A new Batman movie is in the works, which is great news for Dark Knight fans everywhere when Christopher Nolan’s trilogy wrapped up. If you’ve still got bat fever and want to show the world what a huge fan you are, then you might want to consider getting this Batman branding iron. As the name implies, it’ll let you brand everything you have and own with the bat symbol.
From your front door and notebooks to your leather sofa (think twice before you actually brand your Lazy Boy, though), there’s nothing this 3D-printed bat iron can’t brand with a little heat. It’s available online for $30.
The post The Dark Knight is Everywhere: Batman Branding Iron appeared first on OhGizmo!.
Like many developers, Instagram defends itself against clone apps and other clear abuses of its image. However, the photo-focused social network is now cracking down on subtler variations of its branding. The company has updated its brand guidelines to forbid Instagram-compatible services from including "insta" or "gram" in their names; they also can't use modifications of Instagram's signature logo. These similar-looking offerings could be mistaken for officially endorsed products, according to Instagram. The firm isn't taking any offenses lightly, either. In a notice to Luxogram that was obtained by TechCrunch, Instagram asked for a response to its concerns within 48 hours, and required both logo and name changes within a "reasonable period." Given the abundance of third-party developers that lean on the Instagram name to lure customers, the tougher policy could spark some confusion as companies rebrand their services en masse.
Since taking on Marissa Mayer as CEO last year, Yahoo's kept itself occupied with purchasing Tumblr, giving Flickr a facelift, redesigning its email service, fine-tuning its fantasy sports solution and much more. Citing a renewed sense of progress, the company's announced it's taking up a new logo that'll evolve "the essence" of the brand accordingly. While the fresh design won't be unveiled until September 5th, Yahoo will show off a unique take on its current logo -- like the one above -- for the next 30 days throughout its homepage and network of sites. Don't expect a radical departure from its roots, however. An exclamation mark, the color purple and the hallmark yodel will all be a part of the new branding.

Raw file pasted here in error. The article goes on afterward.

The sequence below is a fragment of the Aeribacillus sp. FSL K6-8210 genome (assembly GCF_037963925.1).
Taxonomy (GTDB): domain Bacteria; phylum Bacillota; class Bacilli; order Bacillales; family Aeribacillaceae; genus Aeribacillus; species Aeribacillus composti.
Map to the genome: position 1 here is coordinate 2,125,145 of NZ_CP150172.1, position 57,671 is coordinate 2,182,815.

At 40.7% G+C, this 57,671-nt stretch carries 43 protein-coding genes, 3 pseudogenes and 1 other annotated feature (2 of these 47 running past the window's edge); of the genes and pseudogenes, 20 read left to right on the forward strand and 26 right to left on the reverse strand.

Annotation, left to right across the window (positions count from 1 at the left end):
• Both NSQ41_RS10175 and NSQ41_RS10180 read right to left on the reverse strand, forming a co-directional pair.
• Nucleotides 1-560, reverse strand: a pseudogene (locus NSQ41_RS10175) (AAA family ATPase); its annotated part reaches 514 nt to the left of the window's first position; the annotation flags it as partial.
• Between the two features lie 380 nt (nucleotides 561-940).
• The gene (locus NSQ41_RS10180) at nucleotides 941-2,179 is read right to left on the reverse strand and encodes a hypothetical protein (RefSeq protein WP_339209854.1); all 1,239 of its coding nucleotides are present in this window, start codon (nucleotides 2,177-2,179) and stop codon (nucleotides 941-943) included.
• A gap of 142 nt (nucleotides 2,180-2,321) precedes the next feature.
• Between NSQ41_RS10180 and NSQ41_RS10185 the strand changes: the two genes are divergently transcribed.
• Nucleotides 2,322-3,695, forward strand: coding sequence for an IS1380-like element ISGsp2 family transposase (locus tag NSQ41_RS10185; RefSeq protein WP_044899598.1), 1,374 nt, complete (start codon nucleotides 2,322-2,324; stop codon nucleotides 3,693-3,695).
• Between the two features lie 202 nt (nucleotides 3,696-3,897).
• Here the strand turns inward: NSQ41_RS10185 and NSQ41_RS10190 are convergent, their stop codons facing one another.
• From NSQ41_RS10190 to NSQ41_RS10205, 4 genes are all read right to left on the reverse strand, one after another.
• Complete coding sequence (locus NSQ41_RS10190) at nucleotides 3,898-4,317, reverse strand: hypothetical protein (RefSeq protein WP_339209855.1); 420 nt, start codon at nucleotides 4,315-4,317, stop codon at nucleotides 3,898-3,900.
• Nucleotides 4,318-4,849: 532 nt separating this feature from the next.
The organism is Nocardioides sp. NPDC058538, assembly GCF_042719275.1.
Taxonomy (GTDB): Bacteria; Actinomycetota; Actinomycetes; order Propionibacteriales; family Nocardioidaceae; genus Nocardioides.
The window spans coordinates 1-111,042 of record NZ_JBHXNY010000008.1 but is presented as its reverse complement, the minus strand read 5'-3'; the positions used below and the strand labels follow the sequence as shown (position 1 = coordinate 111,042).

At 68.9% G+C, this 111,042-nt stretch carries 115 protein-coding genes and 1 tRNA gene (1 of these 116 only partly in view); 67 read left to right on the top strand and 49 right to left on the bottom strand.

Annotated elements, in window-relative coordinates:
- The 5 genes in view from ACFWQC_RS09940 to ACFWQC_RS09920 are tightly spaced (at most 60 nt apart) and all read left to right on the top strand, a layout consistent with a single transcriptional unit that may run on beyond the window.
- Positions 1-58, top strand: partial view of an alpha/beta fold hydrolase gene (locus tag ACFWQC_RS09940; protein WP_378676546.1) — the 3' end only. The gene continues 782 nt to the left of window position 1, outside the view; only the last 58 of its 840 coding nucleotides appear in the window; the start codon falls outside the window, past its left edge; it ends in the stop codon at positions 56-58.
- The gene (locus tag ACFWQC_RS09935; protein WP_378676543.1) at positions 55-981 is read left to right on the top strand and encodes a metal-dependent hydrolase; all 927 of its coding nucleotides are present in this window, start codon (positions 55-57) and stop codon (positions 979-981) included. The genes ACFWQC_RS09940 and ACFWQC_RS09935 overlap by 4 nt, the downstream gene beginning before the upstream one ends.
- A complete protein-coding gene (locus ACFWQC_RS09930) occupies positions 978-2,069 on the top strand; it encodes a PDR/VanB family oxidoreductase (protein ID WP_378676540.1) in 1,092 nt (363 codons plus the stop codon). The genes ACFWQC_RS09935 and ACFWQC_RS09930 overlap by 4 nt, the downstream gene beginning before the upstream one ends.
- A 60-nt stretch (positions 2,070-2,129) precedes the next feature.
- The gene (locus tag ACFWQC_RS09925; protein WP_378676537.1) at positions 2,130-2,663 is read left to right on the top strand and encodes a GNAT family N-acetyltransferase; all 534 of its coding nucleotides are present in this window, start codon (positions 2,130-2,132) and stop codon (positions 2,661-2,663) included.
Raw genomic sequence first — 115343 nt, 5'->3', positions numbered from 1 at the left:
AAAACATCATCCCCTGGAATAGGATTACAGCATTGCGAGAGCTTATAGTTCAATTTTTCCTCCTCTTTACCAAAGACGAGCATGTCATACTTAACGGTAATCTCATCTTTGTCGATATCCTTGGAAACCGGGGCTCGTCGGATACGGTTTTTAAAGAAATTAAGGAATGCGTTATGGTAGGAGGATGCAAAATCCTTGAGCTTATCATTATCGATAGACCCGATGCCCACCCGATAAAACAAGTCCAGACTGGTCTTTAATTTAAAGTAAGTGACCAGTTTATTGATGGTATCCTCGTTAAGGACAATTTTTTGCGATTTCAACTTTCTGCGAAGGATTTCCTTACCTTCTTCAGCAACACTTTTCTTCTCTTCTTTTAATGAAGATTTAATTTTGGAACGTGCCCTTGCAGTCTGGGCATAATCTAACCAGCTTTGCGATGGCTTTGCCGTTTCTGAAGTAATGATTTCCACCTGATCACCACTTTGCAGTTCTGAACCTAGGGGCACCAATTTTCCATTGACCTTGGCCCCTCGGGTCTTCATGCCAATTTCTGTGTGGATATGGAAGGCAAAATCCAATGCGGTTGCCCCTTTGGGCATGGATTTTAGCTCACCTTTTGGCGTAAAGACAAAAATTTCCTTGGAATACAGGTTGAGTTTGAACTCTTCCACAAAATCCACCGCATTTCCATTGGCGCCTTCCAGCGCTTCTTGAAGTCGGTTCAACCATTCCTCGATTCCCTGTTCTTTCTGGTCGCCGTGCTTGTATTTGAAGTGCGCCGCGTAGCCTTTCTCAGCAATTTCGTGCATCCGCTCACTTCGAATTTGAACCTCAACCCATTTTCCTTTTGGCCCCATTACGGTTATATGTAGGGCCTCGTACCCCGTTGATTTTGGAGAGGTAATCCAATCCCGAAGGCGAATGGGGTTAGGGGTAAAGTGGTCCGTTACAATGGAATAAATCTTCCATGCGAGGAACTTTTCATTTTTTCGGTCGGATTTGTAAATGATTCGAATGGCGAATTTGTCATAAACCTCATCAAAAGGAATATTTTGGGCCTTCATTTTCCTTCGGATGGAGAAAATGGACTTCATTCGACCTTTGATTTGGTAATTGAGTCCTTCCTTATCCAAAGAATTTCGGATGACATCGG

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Source: Yahoo (Tumblr)
It's no secret that Rahul Sood, who now runs Microsoft's Bing Fund, feels a twinge of bitterness towards his previous employer. Having worked for HP until 2010, and having endowed it with the Envy sub-brand, he's since been forced to watch from the sidelines while the mothership floundered. But it's not the u-turns or bad investments that have jerked Sood's chain this time -- it's actually the slightly awkward (and potentially emotional) branding of a model in HP's desktop range. After seeing details of the product pop up online, he tweeted:
"Thought I'd seen everything... then I saw the 'HP ENVY H8' desktop... what the heck guys? Is this code for I give up?"
Tom's Hardware reached out to Sood for an explanation and got a carefully-worded response in which he implied that HP has become preoccupied with the "logo on the box" at the expense of "culture" and "community." Meanwhile, the old Pavilion h8 has somehow slipped by unnoticed.
Interbrand likes to give the world's top companies a brand value, or a mix of their on-the-ground fiscal performance with an estimate of the premium they can ask through name alone. While there are a lot of traditional names in the consulting company's 2012 list, the surprise this year is just how aggressively technology has invaded the top of the charts. It's a good year to be a part of the mobile ecosystem: a very profitable Apple was by far the fastest grower and clinched second place in the list behind only Coca-Cola, while Kindle Fire creator Amazon (20th place) and Apple's frequent rival Samsung (ninth) also shot past brands as big as Disney and Toyota. A special nod goes out to 69th-place Facebook, whose IPO this year and its recognition put it past companies like Porsche almost overnight. Not everyone in technology came out a winner -- Microsoft, Nokia and RIM were among those that took a bruising -- but Interbrand's rankings hint that it's better to be making tablets than designer handbags.Permalink | | Email this | Comments
I think I figured out why we love to argue about technology. It came to me via the wisdom of my mom, not surprisingly.
It started last Sunday, when I was at her house to mooch some lunch while helping her get photos off of her digital camera and onto a sharing site so she could, ahem, share them. She was complaining that younger generations won't have photo albums, those lovely, physical relics of days gone by that mother and son can pore over and share memories.
"But, we'll have Facebook Timelines," I replied, sheepishly.
I glared back.Permalink | | Email this | Comments